The overtly sexual symbolism of the lily was exploited by several important modernists, particularly in the decade after World War I. Salvador Dali featured the bloom in
The Great Masturbator, a hallucinatory anthology of sexual imagery which initiated a remarkable series of works detailing with unprecedented frankness a
staggering array of erotic preoccupations.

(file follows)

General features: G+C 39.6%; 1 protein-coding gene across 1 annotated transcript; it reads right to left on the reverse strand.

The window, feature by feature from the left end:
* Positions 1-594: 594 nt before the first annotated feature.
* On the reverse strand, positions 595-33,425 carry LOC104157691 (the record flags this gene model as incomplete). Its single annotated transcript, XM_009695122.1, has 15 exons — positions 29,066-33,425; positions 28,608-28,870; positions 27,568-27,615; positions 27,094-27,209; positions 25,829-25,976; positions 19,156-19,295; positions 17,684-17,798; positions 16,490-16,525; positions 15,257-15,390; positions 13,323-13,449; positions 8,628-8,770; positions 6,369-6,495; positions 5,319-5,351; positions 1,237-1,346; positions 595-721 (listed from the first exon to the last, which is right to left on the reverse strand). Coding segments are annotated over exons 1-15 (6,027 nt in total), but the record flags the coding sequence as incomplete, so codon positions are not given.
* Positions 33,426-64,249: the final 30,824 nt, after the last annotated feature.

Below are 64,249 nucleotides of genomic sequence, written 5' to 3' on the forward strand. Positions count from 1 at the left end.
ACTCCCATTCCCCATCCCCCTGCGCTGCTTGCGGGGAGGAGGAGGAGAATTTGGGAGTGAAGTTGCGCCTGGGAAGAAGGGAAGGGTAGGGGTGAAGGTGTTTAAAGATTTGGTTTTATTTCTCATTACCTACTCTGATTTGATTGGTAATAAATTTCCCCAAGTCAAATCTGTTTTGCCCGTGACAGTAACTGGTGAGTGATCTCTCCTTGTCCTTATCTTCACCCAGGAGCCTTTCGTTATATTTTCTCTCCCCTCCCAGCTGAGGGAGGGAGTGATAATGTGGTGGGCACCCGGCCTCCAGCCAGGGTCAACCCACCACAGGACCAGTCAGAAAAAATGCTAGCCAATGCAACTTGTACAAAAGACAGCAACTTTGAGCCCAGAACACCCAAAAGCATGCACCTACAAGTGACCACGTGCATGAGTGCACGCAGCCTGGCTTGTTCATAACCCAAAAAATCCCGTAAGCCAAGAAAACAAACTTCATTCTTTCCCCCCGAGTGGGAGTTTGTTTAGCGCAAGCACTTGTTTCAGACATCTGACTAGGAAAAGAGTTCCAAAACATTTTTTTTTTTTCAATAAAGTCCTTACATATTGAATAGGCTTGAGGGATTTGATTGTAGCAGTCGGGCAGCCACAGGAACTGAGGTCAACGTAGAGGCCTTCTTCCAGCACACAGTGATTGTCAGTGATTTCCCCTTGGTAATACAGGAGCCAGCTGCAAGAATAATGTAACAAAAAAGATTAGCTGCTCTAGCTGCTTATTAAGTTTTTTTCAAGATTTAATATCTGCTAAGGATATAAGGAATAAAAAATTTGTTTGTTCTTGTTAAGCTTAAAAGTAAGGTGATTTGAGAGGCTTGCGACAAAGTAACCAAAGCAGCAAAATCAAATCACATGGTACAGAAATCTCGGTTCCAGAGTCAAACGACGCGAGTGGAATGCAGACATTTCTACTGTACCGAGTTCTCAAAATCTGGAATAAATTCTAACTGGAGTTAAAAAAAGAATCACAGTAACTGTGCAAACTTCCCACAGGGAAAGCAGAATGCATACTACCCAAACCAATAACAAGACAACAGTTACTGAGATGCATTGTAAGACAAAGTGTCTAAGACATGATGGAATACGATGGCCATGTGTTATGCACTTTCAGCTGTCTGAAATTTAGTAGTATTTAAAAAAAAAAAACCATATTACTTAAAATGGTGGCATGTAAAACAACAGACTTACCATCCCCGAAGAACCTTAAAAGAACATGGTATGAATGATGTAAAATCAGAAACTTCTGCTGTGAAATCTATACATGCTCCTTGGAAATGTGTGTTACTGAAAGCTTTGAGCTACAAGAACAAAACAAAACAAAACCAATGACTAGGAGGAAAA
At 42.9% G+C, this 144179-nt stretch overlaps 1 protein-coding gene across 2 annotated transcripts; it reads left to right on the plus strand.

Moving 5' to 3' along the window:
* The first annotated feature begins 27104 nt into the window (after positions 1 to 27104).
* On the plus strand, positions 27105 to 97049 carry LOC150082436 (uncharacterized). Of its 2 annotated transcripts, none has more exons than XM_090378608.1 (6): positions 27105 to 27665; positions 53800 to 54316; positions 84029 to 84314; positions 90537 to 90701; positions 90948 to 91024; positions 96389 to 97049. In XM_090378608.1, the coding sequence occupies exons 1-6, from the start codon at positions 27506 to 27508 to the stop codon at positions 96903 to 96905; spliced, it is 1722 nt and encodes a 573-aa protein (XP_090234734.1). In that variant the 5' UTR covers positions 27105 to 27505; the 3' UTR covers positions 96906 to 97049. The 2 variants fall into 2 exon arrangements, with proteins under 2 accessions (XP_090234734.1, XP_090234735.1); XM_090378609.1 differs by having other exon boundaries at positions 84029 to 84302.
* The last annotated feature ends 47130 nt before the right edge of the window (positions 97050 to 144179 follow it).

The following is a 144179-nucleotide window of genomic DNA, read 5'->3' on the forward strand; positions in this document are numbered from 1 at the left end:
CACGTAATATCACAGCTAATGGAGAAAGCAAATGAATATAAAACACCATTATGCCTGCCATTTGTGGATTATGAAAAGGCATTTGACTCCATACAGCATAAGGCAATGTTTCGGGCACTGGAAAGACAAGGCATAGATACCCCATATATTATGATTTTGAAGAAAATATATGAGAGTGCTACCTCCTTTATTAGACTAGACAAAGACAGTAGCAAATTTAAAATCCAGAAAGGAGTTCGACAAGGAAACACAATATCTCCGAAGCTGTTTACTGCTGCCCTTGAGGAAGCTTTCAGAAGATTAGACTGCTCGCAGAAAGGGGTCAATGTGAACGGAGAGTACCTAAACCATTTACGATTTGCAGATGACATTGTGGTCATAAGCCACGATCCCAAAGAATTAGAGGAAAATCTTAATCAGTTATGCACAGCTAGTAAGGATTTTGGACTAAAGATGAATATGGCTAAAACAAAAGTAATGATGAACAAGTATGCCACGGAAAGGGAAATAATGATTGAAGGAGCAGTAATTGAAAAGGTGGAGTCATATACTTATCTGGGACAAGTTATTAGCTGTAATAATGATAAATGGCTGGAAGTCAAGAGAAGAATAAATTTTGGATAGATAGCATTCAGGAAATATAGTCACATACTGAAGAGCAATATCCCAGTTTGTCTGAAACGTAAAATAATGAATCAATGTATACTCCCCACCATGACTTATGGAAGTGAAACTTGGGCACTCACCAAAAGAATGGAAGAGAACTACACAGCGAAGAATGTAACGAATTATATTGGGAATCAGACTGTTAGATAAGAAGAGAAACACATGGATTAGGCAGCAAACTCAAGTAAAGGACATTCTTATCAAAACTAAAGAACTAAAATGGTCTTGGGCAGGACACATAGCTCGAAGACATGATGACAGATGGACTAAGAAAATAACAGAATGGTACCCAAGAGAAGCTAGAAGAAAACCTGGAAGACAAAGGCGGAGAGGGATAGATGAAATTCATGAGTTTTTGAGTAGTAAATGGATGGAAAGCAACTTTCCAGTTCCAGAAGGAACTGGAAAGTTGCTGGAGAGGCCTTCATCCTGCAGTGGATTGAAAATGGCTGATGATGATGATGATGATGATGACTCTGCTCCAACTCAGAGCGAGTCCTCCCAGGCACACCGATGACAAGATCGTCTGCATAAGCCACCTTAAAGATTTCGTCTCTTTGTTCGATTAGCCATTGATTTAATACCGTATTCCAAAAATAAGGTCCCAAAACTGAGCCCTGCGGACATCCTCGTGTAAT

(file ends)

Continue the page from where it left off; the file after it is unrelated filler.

Blossoms favored by Georgia O'Keeffe were similarly rich in associations, not simply limited to the interpretations in traditional lexicons of the "language of flowers," and they also reward extended contemplation. Her famous irises were an important preoccupation for many years. In Light Iris, the enlargements and abstractions derived from the flower have often been explained in gynecological terms, almost clinical in their precision. Such explications, once the province of Freud Psychoanalysis, have more been repeated in feminist interpretations of the flower.